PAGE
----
I’ve been wondering how to move this blog along; hence, I’m focusing this conversation and renaming this blog “Queering the Geographical Imagination” (from “The Geographical Imagination”). I aim to not only consider the geographical imagination to analyze the spatialities of everyday life–a theoretical concept and tool I find useful–but to queer that work as well.
Here’s how I defined “Queer Theory” in Encyclopedia of Social Problems (2008) to start this conservation. There are many definitions of queer theory and this is merely one to begin from:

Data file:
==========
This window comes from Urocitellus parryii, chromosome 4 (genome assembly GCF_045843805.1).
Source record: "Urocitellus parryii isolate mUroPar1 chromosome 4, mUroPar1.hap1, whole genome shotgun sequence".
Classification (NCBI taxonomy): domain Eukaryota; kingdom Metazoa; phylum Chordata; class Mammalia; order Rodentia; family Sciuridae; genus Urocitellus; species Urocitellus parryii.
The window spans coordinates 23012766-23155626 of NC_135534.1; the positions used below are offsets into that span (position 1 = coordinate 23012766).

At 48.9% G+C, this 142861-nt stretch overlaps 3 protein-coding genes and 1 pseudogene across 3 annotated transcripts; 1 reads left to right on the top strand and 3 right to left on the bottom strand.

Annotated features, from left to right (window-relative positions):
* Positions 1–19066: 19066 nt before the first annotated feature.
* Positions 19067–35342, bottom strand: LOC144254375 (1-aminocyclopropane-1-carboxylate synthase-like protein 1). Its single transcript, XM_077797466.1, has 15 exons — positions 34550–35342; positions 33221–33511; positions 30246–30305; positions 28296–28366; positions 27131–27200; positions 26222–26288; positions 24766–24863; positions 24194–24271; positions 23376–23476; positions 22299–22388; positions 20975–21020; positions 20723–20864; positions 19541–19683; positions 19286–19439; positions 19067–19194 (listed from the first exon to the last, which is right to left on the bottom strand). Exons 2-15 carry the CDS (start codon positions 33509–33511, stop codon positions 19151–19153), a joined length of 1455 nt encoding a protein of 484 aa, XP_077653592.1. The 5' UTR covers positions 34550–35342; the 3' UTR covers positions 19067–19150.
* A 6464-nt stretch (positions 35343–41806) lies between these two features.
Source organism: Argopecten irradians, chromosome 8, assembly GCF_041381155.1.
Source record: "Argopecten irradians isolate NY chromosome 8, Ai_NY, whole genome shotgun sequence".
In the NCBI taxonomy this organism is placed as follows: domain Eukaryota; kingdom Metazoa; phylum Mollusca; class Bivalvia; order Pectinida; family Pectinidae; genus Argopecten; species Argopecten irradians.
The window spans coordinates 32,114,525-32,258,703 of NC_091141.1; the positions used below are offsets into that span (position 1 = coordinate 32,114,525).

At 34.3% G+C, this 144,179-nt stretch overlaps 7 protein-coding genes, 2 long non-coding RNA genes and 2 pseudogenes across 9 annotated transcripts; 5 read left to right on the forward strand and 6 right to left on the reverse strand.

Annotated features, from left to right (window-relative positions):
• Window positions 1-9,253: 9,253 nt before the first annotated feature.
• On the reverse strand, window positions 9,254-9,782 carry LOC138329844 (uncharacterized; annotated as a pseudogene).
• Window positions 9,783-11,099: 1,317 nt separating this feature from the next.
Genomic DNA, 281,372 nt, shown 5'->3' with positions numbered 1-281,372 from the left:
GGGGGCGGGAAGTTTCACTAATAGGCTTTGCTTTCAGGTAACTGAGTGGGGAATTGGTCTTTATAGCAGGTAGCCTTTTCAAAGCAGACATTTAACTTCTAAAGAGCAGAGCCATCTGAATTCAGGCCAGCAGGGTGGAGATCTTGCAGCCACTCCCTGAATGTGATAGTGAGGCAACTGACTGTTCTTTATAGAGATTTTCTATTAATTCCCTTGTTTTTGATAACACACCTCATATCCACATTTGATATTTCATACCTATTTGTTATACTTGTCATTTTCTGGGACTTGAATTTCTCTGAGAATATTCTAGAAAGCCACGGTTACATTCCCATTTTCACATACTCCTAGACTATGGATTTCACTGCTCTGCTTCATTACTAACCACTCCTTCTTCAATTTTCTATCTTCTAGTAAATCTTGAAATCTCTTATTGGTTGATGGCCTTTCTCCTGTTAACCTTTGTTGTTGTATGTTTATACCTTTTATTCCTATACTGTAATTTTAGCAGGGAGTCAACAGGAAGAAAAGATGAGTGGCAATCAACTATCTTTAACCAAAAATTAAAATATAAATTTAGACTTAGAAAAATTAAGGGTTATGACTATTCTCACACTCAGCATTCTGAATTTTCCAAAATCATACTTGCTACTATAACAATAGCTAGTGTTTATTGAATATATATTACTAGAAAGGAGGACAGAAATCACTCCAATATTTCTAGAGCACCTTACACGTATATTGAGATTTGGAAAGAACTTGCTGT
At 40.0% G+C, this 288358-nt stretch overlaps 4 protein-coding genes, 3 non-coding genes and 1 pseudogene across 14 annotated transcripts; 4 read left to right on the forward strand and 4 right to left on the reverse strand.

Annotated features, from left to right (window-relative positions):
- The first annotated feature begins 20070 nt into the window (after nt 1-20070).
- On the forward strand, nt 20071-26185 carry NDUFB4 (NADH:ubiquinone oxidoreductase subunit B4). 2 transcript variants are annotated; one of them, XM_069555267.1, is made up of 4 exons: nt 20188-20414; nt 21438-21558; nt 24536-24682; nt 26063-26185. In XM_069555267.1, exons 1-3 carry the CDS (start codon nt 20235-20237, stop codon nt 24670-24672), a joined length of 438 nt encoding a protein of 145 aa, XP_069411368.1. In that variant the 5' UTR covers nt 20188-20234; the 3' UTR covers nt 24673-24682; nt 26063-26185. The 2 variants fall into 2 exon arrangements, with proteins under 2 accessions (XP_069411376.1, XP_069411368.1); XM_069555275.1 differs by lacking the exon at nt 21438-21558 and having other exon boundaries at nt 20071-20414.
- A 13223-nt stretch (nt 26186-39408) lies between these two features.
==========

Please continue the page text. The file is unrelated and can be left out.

“Queer” is often used as an umbrella term by and for persons who identify as gay, lesbian, bisexual, intersex, and/or transgender, or by and for individuals who use the term as an alternative to LGBTI labels. Some find the term derogatory depending upon their race, class, personal experience, and also their generation. Recently, heterosexuals whose gender or sexuality does not conform to popular expectations have used the term “queer” to define themselves. Thus, queer theory is a framework of ideas that suggests identities are not stable or deterministic, particularly in regard to an individual’s gender, sex, and/or sexuality. Queer theory focuses on critiquing and problematizing previous ways of theorizing identity. While heteronormativity assumes that heterosexuality and the relations of the binary masculine and feminine genders expected within it are secure and constant, queer theory is a discourse model that destabilizes the assumptions and privileges of secure heteronormative models of study and everyday life and politicizes and acknowledges the fluidity and instability of identities. …queer theory can also extend beyond the realm of gender of sexuality; in particular, when studying the politics of racial, ethnic, or class identities, scholars may wish to “queer the subject” by writing about these identities as fluid rather than as rigid or binary subjects.